“I bet you miss your kids.”
I’ve heard it a lot over the past several weeks. I’m in the military and am in the middle of a 10-week training course in Mississippi. Most others in my class are young adults fresh out of college and they recognize that I’m different. (Sparkly headbands and yo-yos strewn in the back seat of my car may have given it away.) The other students’ lives revolve around the exciting introduction into today’s high-tech Air Force, student loan payback schedules, dating life, and, as the base is only two blocks from the Gulf Coast, beaches and beer. As it should be for them.
My classmates have been very good listening to me extol the virtues of my offspring. I’ve missed the entirety of Little Man’s baseball and Sweetface’s softball season this spring and the 20-somethings have patiently listened to me prattle on about outfield catches, homework projects and Legos.
Many of these students are contemplating marriage, future kids and the stress that comes with a military life. Several have asked “how I do it”, how does one create a work/life balance that gives proper credence to all facets of life. I honestly don’t know. I always wanted to work when I had kids, so I never stopped to think about how. I just did. And yes, I tell them, I miss my kids like crazy.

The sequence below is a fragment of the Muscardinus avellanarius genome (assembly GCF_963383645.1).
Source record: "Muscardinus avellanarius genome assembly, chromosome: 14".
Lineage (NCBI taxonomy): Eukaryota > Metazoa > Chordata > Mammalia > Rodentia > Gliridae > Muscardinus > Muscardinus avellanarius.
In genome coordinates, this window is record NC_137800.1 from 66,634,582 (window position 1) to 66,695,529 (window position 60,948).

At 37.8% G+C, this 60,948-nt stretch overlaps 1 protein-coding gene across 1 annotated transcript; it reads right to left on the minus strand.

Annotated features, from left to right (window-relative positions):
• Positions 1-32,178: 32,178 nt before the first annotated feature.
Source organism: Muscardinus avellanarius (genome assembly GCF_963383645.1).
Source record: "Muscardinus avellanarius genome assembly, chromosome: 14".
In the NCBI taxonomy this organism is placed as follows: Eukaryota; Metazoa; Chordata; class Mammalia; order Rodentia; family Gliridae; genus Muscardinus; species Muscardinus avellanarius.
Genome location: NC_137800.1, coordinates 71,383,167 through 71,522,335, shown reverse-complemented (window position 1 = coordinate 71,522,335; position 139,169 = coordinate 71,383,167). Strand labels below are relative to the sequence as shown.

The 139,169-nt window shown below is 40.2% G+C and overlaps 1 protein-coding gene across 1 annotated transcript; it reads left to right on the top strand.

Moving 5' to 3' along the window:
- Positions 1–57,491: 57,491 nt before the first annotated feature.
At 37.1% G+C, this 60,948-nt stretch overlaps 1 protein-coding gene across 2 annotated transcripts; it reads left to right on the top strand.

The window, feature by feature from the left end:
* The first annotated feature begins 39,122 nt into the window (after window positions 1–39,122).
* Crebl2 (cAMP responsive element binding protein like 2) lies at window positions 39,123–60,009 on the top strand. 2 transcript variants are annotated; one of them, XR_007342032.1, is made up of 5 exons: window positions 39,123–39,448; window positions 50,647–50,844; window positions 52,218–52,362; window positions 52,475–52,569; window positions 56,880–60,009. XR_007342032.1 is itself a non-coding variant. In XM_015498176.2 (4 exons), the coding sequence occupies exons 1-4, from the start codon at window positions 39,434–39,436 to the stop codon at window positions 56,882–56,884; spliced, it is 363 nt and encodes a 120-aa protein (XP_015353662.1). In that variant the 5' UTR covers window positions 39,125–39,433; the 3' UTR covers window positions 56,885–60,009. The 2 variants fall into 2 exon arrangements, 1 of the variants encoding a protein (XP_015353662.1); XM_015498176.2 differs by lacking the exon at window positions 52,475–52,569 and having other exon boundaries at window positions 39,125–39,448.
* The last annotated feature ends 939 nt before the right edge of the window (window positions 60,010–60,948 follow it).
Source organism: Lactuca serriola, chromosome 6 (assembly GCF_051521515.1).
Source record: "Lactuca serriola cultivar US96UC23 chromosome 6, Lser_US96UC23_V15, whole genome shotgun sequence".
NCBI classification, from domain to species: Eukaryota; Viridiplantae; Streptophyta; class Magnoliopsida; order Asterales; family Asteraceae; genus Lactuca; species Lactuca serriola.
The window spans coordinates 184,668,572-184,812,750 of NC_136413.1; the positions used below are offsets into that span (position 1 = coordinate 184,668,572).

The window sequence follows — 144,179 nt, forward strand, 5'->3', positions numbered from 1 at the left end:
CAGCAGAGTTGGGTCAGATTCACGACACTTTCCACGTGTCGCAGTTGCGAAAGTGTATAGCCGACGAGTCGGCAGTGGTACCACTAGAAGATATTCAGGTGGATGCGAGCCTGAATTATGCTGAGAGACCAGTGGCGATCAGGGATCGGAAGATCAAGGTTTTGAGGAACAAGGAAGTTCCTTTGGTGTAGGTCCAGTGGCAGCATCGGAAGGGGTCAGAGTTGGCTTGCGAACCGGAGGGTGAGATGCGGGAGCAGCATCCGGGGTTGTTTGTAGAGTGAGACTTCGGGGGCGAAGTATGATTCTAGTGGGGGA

But what’s more difficult to explain is how I’m really (really) enjoying this break. I’m responsible solely for myself every night after class. There’s no one to repeatedly badger about brushing their teeth or putting away their backpack. I don’t have to spend Saturday planning for meals five days later because between sports, Girl Scouts and school activities, it’s the only time to do so. I don’t absolutely have to go to the gym Tuesday and Friday mornings at 5:30 am because those are my only free hours. I can go almost any time now.
Last Saturday I slept in late, walked to Starbucks and was set to peruse some little beachside shops when, on a whim, I took myself to a movie instead. An R rated movie. When the hell does that kind of leisure and spontaneity happen at home? It’s OK, you can be a little envious of me.
The young women in my class nod their heads and smile when I tell them how freeing this trip has been. The young men politely listen. They don’t really understand. Nor should they, I suppose. It’s a life that must be lived to be appreciated.
I don’t think it’s wrong to relish this time away, even while I miss my husband and kids. Our lives seem to move full speed ahead every waking moment of the day. Family events, friends’ birthday parties, backyard cookouts and social things make up the fabric of our rich, roller coaster lives. I wouldn’t want it any other way, really.
But what ensures I appreciate that life all the more is this brief respite, this break from it all. That’s not so wrong, is it?